Kishwar Desai | War of Wordles has UK in grip; 20m flowers to float for Queen
Deccan Chronicle.| Kishwar Desai
In a bid to make Wordle popular in their backyard they have made the word puzzle much more puzzling
For many who are familiar with scrabble, or have done crosswords, this was a strange fixation but the charm of it was that it is online and so many can play and compete with each other. (DC)
There is a war afoot. Not the Russia-Ukraine one which is distant from London, though that, too, is raising emotions and tempers. This is a fight about the English language itself between the British and their cousins across the Atlantic.
It all started with the puzzle "Wordle" which took the world by storm. This is an invention of a Briton recently bought by The New York Times. Thousands of people play it every day. Those who play it know that they have to fit a word in the space given on a grid, and you are also told the number of consonants and vowels as a clue. For many who are familiar with scrabble, or have done crosswords, this was a strange fixation — but the charm of it was that it is online and so many can play and compete with each other.
Once the American cousins got into this game after its sale to The New York Times, complaints began to surface. How do you spell favor or favour? You see, it makes a difference, because the word can just comprise of five letters, spelt the American way, or a six-letter word, the way the British spell it.
These matters can get quite serious for competitive souls. The British, of course, insist they know how things are spelt. They own the language. The Americans have hit back saying that they speak and spell as the British used to in the old innocent days of William Shakespeare. We are told that in the First Folio, Shakespeare is found using humor, rumor, honor and such other Americanisms. Obviously when the Pilgrim Fathers sailed off they took their spellings carefully preserved with them. They protected that heirloom.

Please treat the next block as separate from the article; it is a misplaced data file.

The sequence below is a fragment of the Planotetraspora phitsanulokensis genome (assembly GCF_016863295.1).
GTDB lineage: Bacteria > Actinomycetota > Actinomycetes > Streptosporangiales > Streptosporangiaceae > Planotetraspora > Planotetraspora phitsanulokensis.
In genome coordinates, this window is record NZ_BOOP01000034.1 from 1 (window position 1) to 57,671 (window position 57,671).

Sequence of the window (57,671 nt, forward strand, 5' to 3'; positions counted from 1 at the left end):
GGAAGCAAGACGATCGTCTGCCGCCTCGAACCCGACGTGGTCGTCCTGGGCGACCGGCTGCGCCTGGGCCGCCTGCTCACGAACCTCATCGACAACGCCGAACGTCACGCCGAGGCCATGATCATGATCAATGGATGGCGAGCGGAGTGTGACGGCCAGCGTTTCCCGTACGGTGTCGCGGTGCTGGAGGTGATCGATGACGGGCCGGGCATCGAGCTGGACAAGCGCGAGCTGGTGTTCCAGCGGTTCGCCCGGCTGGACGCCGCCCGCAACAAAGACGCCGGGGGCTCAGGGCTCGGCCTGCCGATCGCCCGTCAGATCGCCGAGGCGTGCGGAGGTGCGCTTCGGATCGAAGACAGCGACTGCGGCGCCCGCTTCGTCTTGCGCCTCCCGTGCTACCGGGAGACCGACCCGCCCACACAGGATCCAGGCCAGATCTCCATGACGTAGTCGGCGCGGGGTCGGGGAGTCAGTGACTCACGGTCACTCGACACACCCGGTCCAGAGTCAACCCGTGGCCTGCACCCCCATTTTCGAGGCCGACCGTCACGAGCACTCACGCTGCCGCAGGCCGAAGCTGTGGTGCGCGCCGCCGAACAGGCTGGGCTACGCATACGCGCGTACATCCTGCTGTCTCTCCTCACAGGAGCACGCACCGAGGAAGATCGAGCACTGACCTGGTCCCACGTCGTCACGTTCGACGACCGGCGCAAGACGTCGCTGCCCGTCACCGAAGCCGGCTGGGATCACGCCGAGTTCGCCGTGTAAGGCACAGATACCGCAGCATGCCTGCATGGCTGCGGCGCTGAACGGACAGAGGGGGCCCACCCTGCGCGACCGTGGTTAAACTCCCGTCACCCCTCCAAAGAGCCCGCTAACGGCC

The party to blame has to be the NYT. In a bid to make Wordle popular in their backyard they have made the word puzzle much more puzzling.
We now have an upcoming anniversary to celebrate all year. It is the Queen’s Platinum Jubilee. Her Majesty Queen Elizabeth the Second (to give her the full title) has now ruled for 70 years since she succeeded to the throne in 1952 when her father George VI died. This is the longest of any British monarch. There will be an official celebration on the day of the coronation. We will have a four-day Bank Holiday from June 2 to join in the fun.
And if you are visiting London at that time, you could also enjoy some of the special features being created for the occasion.
The Tower of London, originally a dungeon where many royals and noblemen were incarcerated, is now a tourist attraction, especially the garden, and the moat. For the Platinum Jubilee, the plan is to have the moat filled with 20 million flowers. Visitors will be able to plunge down a slide into the flower garden. And some special music will be played. This includes a piece of music composed by Peter Maxwell Davies.
Davies is the former music master for the Queen and had previously composed a piece called "Farewell to Stromness". This had been originally written as a protest against the construction of a uranium mine in Orkney Islands. The piece was played at the wedding of Charles and Diana and again when William and Kate got married. So the music maestro’s creations are already good enough to pass muster for the Platinum Jubilee.
Nothing catches the public eye here in London till it touches sports, especially football. The Russian invasion in Ukraine has had repercussions on football, which is the most popular spectator sport, watched by millions, with near-religious fervour. This weekend there is a Cup final between Chelsea and Liverpool, both Premiere League clubs. The game is yet to be played (as I write this) but the fear has been that Chelsea, which is owned by Roman Abramovich, a Russian oligarch (all Russians in London seem to be rich oligarchs), will suffer a lot of criticism not because of the quality of their play but due to politics. Perhaps mindful of the growing anger, Abramovich has ceded control of the Chelsea Football Club back to its trustees.
But will this negate the impact of the club’s Russian connections? Or will it still affect the mood of the audience or the outcome of the game? We will wait to see.
London has again hit the headlines in an unusual combination of technology and music. Kanye West, the famous rapper, now called Yea, has released his latest album on a music player he has designed in collaboration with a small London firm. Kano Computing Limited (as the firm is called) has made a Stem player at the price of just £200, which has allowed Kanye to avoid Spotify or other big platforms that have bigger market power than the artistes. Alex Klein, just 31, has created a "player" which allows you to hear the song as normal or to only hear instruments or orchestration — guitars, bass drums — separately. You plug it into your computer and just listen. Apparently it is selling more than 4,000 pieces every day.
Kishwar Desai, is the chair of the Arts and Cultural Heritage Trust, which is setting up the Partition Museum at Town Hall, Amritsar.